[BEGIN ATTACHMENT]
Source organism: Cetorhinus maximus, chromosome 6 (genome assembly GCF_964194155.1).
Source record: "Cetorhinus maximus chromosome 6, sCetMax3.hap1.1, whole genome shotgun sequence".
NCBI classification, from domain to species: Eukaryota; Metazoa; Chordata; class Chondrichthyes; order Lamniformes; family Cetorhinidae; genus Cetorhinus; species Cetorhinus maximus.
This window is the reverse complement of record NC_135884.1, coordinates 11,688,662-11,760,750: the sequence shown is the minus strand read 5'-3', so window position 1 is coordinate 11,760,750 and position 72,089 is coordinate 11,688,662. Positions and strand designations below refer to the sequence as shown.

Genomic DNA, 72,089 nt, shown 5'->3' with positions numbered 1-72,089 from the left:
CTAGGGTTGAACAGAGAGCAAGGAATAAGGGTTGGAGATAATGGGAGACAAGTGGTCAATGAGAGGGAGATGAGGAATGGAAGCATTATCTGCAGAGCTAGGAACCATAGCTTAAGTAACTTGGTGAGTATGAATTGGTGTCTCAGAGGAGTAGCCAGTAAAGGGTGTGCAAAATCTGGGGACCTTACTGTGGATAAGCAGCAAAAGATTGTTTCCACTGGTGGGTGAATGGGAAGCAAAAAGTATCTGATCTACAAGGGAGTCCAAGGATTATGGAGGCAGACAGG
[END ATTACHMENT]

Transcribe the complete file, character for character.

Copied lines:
Source organism: Cetorhinus maximus, chromosome 6 (genome assembly GCF_964194155.1).
Source record: "Cetorhinus maximus chromosome 6, sCetMax3.hap1.1, whole genome shotgun sequence".
NCBI classification, from domain to species: Eukaryota; Metazoa; Chordata; class Chondrichthyes; order Lamniformes; family Cetorhinidae; genus Cetorhinus; species Cetorhinus maximus.
This window is the reverse complement of record NC_135884.1, coordinates 11,688,662-11,760,750: the sequence shown is the minus strand read 5'-3', so window position 1 is coordinate 11,760,750 and position 72,089 is coordinate 11,688,662. Positions and strand designations below refer to the sequence as shown.

Genomic DNA, 72,089 nt, shown 5'->3' with positions numbered 1-72,089 from the left:
CTAGGGTTGAACAGAGAGCAAGGAATAAGGGTTGGAGATAATGGGAGACAAGTGGTCAATGAGAGGGAGATGAGGAATGGAAGCATTATCTGCAGAGCTAGGAACCATAGCTTAAGTAACTTGGTGAGTATGAATTGGTGTCTCAGAGGAGTAGCCAGTAAAGGGTGTGCAAAATCTGGGGACCTTACTGTGGATAAGCAGCAAAAGATTGTTTCCACTGGTGGGTGAATGGGAAGCAAAAAGTATCTGATCTACAAGGGAGTCCAAGGATTATGGAGGCAGACAGG